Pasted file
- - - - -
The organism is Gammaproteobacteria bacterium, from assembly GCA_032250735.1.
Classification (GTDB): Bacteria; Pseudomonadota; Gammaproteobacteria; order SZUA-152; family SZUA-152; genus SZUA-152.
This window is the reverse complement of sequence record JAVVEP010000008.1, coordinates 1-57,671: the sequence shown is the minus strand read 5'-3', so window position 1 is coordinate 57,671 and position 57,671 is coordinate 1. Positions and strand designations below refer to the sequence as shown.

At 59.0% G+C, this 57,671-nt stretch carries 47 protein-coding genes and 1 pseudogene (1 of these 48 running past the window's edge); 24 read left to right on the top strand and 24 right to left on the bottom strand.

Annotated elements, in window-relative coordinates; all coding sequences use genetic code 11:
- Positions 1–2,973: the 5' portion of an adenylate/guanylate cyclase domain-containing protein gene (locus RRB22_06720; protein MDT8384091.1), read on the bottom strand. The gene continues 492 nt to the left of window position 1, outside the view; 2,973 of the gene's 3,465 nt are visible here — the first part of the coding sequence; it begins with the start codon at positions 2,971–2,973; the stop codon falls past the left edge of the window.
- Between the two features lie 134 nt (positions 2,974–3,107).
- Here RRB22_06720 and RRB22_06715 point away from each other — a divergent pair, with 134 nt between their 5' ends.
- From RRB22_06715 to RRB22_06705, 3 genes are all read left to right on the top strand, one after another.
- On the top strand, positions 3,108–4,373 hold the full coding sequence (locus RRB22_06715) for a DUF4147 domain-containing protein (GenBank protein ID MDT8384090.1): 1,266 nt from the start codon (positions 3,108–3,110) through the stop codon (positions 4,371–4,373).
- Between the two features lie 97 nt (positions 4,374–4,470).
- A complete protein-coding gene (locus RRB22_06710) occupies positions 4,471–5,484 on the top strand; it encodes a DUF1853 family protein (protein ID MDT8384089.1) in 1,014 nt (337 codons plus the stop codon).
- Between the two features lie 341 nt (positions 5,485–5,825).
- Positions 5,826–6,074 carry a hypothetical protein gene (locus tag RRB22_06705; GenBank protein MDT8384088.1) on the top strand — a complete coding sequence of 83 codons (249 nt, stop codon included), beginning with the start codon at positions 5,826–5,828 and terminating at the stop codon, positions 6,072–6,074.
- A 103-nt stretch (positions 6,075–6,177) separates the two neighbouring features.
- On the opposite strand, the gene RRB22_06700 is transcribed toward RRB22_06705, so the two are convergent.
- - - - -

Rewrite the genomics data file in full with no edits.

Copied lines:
The organism is Gammaproteobacteria bacterium, from assembly GCA_032250735.1.
Classification (GTDB): Bacteria; Pseudomonadota; Gammaproteobacteria; order SZUA-152; family SZUA-152; genus SZUA-152.
This window is the reverse complement of sequence record JAVVEP010000008.1, coordinates 1-57,671: the sequence shown is the minus strand read 5'-3', so window position 1 is coordinate 57,671 and position 57,671 is coordinate 1. Positions and strand designations below refer to the sequence as shown.

At 59.0% G+C, this 57,671-nt stretch carries 47 protein-coding genes and 1 pseudogene (1 of these 48 running past the window's edge); 24 read left to right on the top strand and 24 right to left on the bottom strand.

Annotated elements, in window-relative coordinates; all coding sequences use genetic code 11:
- Positions 1–2,973: the 5' portion of an adenylate/guanylate cyclase domain-containing protein gene (locus RRB22_06720; protein MDT8384091.1), read on the bottom strand. The gene continues 492 nt to the left of window position 1, outside the view; 2,973 of the gene's 3,465 nt are visible here — the first part of the coding sequence; it begins with the start codon at positions 2,971–2,973; the stop codon falls past the left edge of the window.
- Between the two features lie 134 nt (positions 2,974–3,107).
- Here RRB22_06720 and RRB22_06715 point away from each other — a divergent pair, with 134 nt between their 5' ends.
- From RRB22_06715 to RRB22_06705, 3 genes are all read left to right on the top strand, one after another.
- On the top strand, positions 3,108–4,373 hold the full coding sequence (locus RRB22_06715) for a DUF4147 domain-containing protein (GenBank protein ID MDT8384090.1): 1,266 nt from the start codon (positions 3,108–3,110) through the stop codon (positions 4,371–4,373).
- Between the two features lie 97 nt (positions 4,374–4,470).
- A complete protein-coding gene (locus RRB22_06710) occupies positions 4,471–5,484 on the top strand; it encodes a DUF1853 family protein (protein ID MDT8384089.1) in 1,014 nt (337 codons plus the stop codon).
- Between the two features lie 341 nt (positions 5,485–5,825).
- Positions 5,826–6,074 carry a hypothetical protein gene (locus tag RRB22_06705; GenBank protein MDT8384088.1) on the top strand — a complete coding sequence of 83 codons (249 nt, stop codon included), beginning with the start codon at positions 5,826–5,828 and terminating at the stop codon, positions 6,072–6,074.
- A 103-nt stretch (positions 6,075–6,177) separates the two neighbouring features.
- On the opposite strand, the gene RRB22_06700 is transcribed toward RRB22_06705, so the two are convergent.